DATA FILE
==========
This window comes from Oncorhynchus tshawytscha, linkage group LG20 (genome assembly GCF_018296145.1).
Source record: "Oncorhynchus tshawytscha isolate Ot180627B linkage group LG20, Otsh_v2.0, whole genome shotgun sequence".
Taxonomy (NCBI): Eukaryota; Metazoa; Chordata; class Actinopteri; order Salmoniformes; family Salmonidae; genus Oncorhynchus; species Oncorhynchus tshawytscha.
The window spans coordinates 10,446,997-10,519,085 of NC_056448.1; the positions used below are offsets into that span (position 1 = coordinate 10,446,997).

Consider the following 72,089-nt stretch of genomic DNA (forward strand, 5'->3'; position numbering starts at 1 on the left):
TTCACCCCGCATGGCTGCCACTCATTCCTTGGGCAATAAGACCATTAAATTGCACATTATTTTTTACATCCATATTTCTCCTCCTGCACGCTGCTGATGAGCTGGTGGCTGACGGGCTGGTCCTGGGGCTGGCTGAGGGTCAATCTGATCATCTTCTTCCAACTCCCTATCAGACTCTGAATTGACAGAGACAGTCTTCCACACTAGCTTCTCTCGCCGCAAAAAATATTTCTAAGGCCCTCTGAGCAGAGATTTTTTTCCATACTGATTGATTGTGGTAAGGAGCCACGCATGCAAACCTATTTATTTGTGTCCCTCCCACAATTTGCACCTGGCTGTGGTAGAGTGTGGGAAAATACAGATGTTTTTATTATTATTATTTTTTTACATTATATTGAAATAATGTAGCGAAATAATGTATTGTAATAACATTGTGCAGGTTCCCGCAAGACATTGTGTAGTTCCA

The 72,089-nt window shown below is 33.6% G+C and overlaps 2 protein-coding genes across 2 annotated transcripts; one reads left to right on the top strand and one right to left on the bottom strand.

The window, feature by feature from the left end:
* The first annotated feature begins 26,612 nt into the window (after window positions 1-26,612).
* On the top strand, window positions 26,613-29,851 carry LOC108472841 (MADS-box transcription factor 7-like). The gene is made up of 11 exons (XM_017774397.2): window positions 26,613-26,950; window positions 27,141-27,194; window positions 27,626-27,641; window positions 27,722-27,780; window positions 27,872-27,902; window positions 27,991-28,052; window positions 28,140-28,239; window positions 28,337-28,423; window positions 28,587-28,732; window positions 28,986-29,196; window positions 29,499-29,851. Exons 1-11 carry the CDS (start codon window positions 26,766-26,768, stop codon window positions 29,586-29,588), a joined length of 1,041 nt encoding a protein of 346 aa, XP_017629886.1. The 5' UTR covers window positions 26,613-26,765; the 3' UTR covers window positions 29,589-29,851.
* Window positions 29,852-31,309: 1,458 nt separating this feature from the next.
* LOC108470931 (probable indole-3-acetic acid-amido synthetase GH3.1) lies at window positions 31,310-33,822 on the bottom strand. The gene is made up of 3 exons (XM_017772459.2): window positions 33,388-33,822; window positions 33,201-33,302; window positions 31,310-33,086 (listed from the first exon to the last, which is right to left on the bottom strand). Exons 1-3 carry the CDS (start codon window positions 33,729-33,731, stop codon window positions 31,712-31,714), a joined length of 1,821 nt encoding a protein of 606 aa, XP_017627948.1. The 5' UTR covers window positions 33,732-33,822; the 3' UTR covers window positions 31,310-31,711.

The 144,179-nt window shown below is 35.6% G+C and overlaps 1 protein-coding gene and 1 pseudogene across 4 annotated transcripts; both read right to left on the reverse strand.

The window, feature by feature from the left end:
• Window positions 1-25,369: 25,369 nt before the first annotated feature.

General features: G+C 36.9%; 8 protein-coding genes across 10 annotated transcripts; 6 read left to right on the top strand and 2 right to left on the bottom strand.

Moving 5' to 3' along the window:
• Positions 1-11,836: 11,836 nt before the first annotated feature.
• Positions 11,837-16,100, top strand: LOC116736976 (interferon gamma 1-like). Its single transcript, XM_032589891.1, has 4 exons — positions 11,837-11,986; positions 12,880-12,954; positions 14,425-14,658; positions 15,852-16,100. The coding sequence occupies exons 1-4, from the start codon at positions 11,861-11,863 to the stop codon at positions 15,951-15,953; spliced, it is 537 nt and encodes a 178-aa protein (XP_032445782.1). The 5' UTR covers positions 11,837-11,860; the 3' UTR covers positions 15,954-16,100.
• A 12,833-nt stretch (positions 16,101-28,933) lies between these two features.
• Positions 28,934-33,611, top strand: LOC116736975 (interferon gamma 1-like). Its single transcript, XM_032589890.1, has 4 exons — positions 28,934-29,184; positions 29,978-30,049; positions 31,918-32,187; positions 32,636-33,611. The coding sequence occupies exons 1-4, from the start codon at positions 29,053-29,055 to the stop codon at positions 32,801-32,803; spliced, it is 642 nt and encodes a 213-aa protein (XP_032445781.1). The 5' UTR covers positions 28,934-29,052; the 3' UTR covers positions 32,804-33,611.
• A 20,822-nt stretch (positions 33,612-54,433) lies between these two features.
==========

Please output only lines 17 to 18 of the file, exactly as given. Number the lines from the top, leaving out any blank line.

Moving 5' to 3' along the window:
• Positions 1-11,836: 11,836 nt before the first annotated feature.